Santa’s arrival was always a big deal at my house. My young children would leave out cookies, milk, and even carrots for Santa’s reindeer. One Christmas Eve, my son cleverly hid his iPad on the floor trying to capture a video of Santa placing presents under the tree to show all his friends at school. Christmas morning always came early with anticipation after a late night of wrapping
presents while listening to Christmas music. Wrapping paper would fly as my eyes were half open with a warm cup of coffee.
The first Christmas Eve after my divorce, my children spent the holiday at their mother’s residence. Gone was the anticipation of Santa, the cookies, and the carrots. I found myself in a familiar place wrapping presents late at night listening to Christmas music, but instead of joy and excitement, tears streamed down my cheek, knowing my children wouldn’t be waking me up bright and early, exclaiming, “Santa was here”! Nothing I had read or anyone I had talked to could have prepared me for just how alone I would feel that night.
Fast forward two years and my perspective had changed. I wrapped presents in advance because I had planned a ski trip with friends during my children’s mother’s holiday parenting time. I enjoyed sleeping in for the first time in a long time, if not ever, on Christmas morning! I adjusted. In this blog post, I share with you tools to help you get through the holidays as divorced parents.
Make Modifications and Planning in Advance
It is important to be very familiar with your holiday co-parenting schedule in your divorce agreement. If your parenting schedule is based on the children’s school schedule, have it printed out in advance, enter important dates in a calendar, and clearly understand which parent has which days and nights. When going through a divorce, it is often difficult to see into the future; however, things can change over time. Is there a new spouse? New subsequent children? Have the children’s needs changed over time? If so, then a modification to the holiday parenting plan may need to be discussed in advance. Family courts often see a rush of hearings scheduled right before the holidays, asking the Court to rule on holiday co-parenting schedule changes. By scheduling a mediation session in advance, parents can avoid Court and work out a modification that may meet their needs and interests over the holidays and reflect any significant changes since the divorce.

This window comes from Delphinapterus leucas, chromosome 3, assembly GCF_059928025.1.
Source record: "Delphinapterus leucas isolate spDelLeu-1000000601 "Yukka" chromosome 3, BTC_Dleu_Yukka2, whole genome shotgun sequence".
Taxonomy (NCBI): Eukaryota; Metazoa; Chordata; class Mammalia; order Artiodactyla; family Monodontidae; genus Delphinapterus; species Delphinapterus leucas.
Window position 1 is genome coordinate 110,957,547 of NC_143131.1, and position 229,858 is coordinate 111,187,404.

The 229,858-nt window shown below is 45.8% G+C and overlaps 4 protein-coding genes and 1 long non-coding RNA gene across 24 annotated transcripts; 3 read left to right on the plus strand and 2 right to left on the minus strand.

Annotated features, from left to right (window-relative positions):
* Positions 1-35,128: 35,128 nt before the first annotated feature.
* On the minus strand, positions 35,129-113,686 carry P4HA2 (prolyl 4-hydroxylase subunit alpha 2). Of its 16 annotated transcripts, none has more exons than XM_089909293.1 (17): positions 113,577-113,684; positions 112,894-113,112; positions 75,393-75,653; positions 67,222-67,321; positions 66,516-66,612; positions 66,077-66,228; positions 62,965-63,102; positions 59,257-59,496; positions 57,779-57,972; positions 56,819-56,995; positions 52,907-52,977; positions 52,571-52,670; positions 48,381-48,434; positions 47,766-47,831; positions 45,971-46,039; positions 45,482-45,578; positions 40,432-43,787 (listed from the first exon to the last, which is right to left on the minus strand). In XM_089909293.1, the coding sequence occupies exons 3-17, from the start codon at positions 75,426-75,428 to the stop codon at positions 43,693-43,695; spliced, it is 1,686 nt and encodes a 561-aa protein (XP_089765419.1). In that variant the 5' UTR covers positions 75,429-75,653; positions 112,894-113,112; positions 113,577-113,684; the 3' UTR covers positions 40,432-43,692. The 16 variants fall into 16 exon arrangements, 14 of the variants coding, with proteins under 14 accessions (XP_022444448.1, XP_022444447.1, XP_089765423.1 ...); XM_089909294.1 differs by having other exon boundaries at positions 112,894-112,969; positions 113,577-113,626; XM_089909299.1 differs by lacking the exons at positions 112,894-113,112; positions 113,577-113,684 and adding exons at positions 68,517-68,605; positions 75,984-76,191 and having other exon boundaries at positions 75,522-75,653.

Coordinate Gifts and Set a Holiday Budget With Your Co-Parent
It may be helpful to discuss in advance which gifts you would like to purchase for the children to avoid similar or duplicate purchases with your co-parent. You may want to consider using a shopping app or an Amazon wish list as a starting point to decide which divorced parent will get which holiday gifts for the children. Also, it may be beneficial to establish a fair spending limit on gifts to avoid a situation where the children get more lavish and expensive gifts at one parent’s residence and more modest, less expensive gifts at the other parent’s residence. These fairness and spending concerns can be discussed in the mediation process to address some of these issues when establishing or modifying your divorce agreement.
Is One or Both Co-Parents Traveling During the Holidays?
If you plan on traveling with the children over the holidays, be sure to check with your parenting plan agreement and follow the parameters established when it comes to holiday travel. Many agreements have travel restrictions and communication rules in place. A thorough review of your agreement should get you familiar with the terms for any holiday travel to occur without incident or disagreement. In today’s COVID-19 world, travel concerns may be a source of conflict that can be addressed in mediation.
Implement a Co-Parenting Holiday Schedule
One of the benefits of Divorce Mediation is discussing holiday traditions with one another and crafting a customizable holiday parenting plan that works in the best interests of your family and your children. A “one size fits all” guideline or statute may not work for you and your family. When creating a Holiday Parenting Plan, it can be helpful to discuss details in your agreement to avoid confusion over terms that could allow for multiple interpretations, resulting in Court intervention in the future. If you choose to have vagueness in your agreement, then you should consider having a “tie-breaker” in place for areas of disagreement over the holidays. This “tie-breaker” should alleviate the need for Court intervention in the future.